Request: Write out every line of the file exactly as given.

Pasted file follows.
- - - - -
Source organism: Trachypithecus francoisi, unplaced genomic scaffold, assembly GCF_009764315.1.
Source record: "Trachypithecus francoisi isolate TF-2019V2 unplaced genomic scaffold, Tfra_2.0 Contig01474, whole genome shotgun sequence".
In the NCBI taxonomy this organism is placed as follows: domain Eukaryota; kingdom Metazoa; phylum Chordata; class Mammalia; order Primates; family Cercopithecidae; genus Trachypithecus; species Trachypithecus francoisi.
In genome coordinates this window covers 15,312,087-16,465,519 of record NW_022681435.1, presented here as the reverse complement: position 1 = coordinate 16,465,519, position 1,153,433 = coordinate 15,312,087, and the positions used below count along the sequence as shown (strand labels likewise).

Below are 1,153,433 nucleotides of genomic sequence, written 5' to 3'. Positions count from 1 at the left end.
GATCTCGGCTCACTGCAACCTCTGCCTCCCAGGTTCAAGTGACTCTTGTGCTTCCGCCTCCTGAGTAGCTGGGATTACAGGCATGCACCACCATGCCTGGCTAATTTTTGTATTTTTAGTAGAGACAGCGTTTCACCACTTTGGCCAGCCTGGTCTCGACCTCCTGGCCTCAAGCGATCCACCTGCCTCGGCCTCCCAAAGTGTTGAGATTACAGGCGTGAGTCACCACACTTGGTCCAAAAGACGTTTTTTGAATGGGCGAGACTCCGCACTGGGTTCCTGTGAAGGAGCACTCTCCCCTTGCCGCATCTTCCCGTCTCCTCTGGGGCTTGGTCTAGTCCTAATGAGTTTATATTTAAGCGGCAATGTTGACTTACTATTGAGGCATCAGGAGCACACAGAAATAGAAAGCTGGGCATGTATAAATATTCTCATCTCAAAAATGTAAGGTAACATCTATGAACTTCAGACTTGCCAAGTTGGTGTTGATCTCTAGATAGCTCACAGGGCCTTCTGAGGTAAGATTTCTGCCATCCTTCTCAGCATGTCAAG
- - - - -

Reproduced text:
Source organism: Trachypithecus francoisi, unplaced genomic scaffold, assembly GCF_009764315.1.
Source record: "Trachypithecus francoisi isolate TF-2019V2 unplaced genomic scaffold, Tfra_2.0 Contig01474, whole genome shotgun sequence".
In the NCBI taxonomy this organism is placed as follows: domain Eukaryota; kingdom Metazoa; phylum Chordata; class Mammalia; order Primates; family Cercopithecidae; genus Trachypithecus; species Trachypithecus francoisi.
In genome coordinates this window covers 15,312,087-16,465,519 of record NW_022681435.1, presented here as the reverse complement: position 1 = coordinate 16,465,519, position 1,153,433 = coordinate 15,312,087, and the positions used below count along the sequence as shown (strand labels likewise).

Below are 1,153,433 nucleotides of genomic sequence, written 5' to 3'. Positions count from 1 at the left end.
GATCTCGGCTCACTGCAACCTCTGCCTCCCAGGTTCAAGTGACTCTTGTGCTTCCGCCTCCTGAGTAGCTGGGATTACAGGCATGCACCACCATGCCTGGCTAATTTTTGTATTTTTAGTAGAGACAGCGTTTCACCACTTTGGCCAGCCTGGTCTCGACCTCCTGGCCTCAAGCGATCCACCTGCCTCGGCCTCCCAAAGTGTTGAGATTACAGGCGTGAGTCACCACACTTGGTCCAAAAGACGTTTTTTGAATGGGCGAGACTCCGCACTGGGTTCCTGTGAAGGAGCACTCTCCCCTTGCCGCATCTTCCCGTCTCCTCTGGGGCTTGGTCTAGTCCTAATGAGTTTATATTTAAGCGGCAATGTTGACTTACTATTGAGGCATCAGGAGCACACAGAAATAGAAAGCTGGGCATGTATAAATATTCTCATCTCAAAAATGTAAGGTAACATCTATGAACTTCAGACTTGCCAAGTTGGTGTTGATCTCTAGATAGCTCACAGGGCCTTCTGAGGTAAGATTTCTGCCATCCTTCTCAGCATGTCAAG